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There is a common myth among Westerners that all Asian countries share the same ‘Asian values’, attitudes and approach to business.

In past decades Asian politicians like Lee Kuan Yew, the father of Singapore, or Dr. Mahathir of Malaysia have supported this myth by drawing attention to the ‘decadence’ of Western individualism and by declaring that the economic strength of their countries is due to a strong collectivist culture based on Confucian family values (derived from China) such as order, respect, hierarchy and harmony.

‘Too much democracy’ is cited as the reason for social instability in the West, freedom of speech as the generator of cultural weakness, unfettered individualism as the cause of the breakdown of group and family consciousness.

These stereotypes have taken root in the way that Westerners think about Chinese business and culture. To a certain extent they have some basis in reality but they are by no means the whole truth. They obscure significant differences of culture between, say, China, Japan, Thailand and the Philippines.


It is true that participatory democracy is almost entirely absent in China. It is also true that the emphasis on group and family collectivism, authority and hierarchy, respect and paternalism have led to serious distortions of business ethics in the country such as government and local government corruption, the encouragement of cronyism, favoured treatment for financial loans and family nepotism.

But corruption exists to a certain extent in all societies. The revelations since 2008 of what has transpired in the financial markets of the West suggest that the more individualist West’s tendency to allow workers greater freedom to operate on their own has encouraged a widespread culture of insider trading, manipulation of markets and inter-bank collusion.

Whatever their relative merits or drawbacks, Chinese Confucian values have proved extremely beneficial for building the foundations of the country’s prosperity, especially when competent economists and technocrats (many of them educated in the West) have been allowed to guide team-conscious and highly trained people.

Confucian values could be said to have fostered high savings rates and hence substantial capital for economic growth. The average savings rate in China is around 50 per cent as a percentage of income, one of the highest in the world.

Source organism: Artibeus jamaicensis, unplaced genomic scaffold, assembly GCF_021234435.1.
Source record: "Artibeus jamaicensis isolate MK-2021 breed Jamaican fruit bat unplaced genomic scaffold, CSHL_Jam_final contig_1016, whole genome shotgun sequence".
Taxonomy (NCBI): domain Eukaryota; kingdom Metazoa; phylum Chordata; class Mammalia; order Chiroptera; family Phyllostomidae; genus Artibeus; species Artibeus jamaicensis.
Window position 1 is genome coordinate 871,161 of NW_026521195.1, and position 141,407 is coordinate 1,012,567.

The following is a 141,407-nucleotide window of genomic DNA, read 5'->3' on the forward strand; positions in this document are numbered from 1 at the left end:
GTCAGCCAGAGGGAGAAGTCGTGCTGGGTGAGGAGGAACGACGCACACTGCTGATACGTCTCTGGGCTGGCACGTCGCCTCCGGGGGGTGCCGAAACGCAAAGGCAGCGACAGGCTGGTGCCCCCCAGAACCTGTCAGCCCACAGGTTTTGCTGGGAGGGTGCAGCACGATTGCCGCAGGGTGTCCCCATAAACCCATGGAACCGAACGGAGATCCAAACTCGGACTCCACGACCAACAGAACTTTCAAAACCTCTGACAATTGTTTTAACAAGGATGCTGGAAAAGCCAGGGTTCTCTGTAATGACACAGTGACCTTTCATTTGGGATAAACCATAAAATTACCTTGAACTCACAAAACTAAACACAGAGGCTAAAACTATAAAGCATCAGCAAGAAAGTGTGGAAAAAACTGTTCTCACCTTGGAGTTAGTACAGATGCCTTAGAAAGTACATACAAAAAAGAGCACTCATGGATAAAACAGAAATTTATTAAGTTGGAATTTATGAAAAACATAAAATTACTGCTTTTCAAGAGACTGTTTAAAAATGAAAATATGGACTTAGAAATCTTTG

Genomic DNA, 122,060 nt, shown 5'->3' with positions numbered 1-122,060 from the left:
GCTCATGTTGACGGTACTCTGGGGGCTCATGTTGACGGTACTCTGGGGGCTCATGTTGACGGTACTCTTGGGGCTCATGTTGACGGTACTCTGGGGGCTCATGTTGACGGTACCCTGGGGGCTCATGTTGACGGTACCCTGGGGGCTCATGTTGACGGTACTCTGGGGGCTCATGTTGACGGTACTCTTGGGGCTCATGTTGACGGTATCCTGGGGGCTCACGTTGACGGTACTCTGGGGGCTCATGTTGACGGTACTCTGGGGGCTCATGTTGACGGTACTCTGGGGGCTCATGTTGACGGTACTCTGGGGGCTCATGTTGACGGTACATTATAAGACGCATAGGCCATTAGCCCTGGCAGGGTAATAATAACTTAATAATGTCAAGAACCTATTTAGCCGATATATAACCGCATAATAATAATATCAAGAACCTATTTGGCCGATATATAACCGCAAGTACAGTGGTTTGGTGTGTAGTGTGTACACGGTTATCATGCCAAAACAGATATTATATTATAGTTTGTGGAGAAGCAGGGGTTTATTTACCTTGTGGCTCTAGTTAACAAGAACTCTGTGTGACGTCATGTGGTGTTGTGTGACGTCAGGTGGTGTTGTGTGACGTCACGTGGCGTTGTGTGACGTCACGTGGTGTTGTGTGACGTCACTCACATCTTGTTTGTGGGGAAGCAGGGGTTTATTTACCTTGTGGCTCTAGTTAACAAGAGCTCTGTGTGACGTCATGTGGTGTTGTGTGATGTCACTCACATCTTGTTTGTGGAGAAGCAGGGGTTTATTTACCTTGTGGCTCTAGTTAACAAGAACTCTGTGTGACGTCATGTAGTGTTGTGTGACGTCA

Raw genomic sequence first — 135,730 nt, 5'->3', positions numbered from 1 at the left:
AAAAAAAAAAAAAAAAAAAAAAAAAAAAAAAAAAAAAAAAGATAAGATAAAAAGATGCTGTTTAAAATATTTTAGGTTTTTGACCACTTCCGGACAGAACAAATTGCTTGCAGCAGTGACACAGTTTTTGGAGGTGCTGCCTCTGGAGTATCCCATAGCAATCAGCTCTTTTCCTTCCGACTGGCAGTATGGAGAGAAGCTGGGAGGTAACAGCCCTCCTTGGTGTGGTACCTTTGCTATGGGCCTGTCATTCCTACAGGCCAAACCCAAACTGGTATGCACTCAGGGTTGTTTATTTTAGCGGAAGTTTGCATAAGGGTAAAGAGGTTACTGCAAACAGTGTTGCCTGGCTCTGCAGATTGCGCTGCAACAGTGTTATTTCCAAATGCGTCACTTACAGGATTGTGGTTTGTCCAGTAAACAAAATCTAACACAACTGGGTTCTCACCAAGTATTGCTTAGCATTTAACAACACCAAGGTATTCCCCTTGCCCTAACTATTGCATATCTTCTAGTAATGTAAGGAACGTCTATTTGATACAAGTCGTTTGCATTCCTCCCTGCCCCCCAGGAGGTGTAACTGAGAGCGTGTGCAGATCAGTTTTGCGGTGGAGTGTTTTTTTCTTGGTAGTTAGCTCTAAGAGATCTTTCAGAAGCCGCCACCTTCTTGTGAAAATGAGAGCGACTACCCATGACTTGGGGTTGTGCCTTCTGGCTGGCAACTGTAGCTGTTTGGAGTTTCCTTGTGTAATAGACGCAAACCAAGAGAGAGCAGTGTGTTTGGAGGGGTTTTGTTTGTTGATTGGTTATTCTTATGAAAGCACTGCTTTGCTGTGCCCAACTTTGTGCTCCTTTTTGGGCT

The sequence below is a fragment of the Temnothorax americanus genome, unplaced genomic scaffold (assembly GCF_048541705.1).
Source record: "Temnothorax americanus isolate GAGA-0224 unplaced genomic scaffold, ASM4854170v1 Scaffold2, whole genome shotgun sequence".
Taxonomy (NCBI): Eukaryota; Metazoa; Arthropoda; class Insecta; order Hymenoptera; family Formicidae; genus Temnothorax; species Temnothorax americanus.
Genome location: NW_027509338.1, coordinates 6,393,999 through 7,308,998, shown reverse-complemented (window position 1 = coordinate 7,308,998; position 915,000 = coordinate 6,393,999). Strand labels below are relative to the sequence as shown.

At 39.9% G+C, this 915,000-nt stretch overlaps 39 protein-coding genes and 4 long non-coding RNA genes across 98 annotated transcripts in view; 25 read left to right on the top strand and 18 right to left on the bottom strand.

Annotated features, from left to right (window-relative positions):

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The Chinese passion for education has produced an almost unlimited supply of educated labour and high-quality engineers. In addition, the stricter regime imposed by society and schools, as well as compulsory military service, have produced disciplined workers that respond well to clearly defined routines and working in a team.


The downside of Confucian values derives from the attitude that the interests of family and close friends – the in-group – must be protected at all costs and placed before the public interest.

‘Family’ can be interpreted to include the inner circle or loyal subordinate or even government officers. The relationship of trust that these ‘family’ members have developed means that major transactions are sometimes executed without legal due diligence and the usual commercial procedures.

This tradition derives from the ‘gentlemen’s agreements’ prevalent in Chinese business circles in the past and that still characterize the approach to contracts and decisions in China today.

Although some deference is paid to legal and corporate governance requirements, the overwhelming factor determining the outcome of business negotiations in China is usually trust and the length of the relationship.

It is therefore essential to have a clear understanding of the nuances of Chinese social and business culture before entering into negotiations with a Chinese partner or beginning business operations in China.


To succeed in China business, you have to understand the positive and negative sides of Confucian values and the part they have played in Chinese culture and history.

It is also essential to grasp the difference between business relationships as understood in the West and relationships as cultivated in the East, especially in China.

Business relationships in the West are based on independence, not imposing on others, and although they may be friendly, are centred on contracts, restrictions and arrangements. Thus they often precede and are not necessarily bound by friendship.

In the East, however, and especially in China, relationships are based on trust, reciprocity and mutual obligation as derived from Confucian values. Their long-term and personal nature means they can withstand volatility and change.

They are therefore not subject to contracts or transactions, and they are only entered into after a long process of evaluation of your capacity for trust, sincerity and loyalty.


If you are a member of a Chinese family, or from the same town or a university, you have a ready-made circle of in-group relationships.

But as a foreigner, you don’t have immediate access to these Confucian ties of trust and reciprocity.

You will therefore have to earn them. So it’s not enough to say hello and ask a few quick questions about your Asia counterpart’s health when getting down to business at that all-important meeting.

Building Confucian-style relationships takes time in China, and in Asia as a whole. Your connections and networks, as well as your capacity for sincerity and loyalty will all be probed. In the Asian view, it is good relationships that withstand business challenges, not contracts.

So make sure you are ready to be patient and spend a lot of time on building trust and rapport, especially in social situations. You will not regret it. You will be making your business Confucian – and that means successful for the long term.


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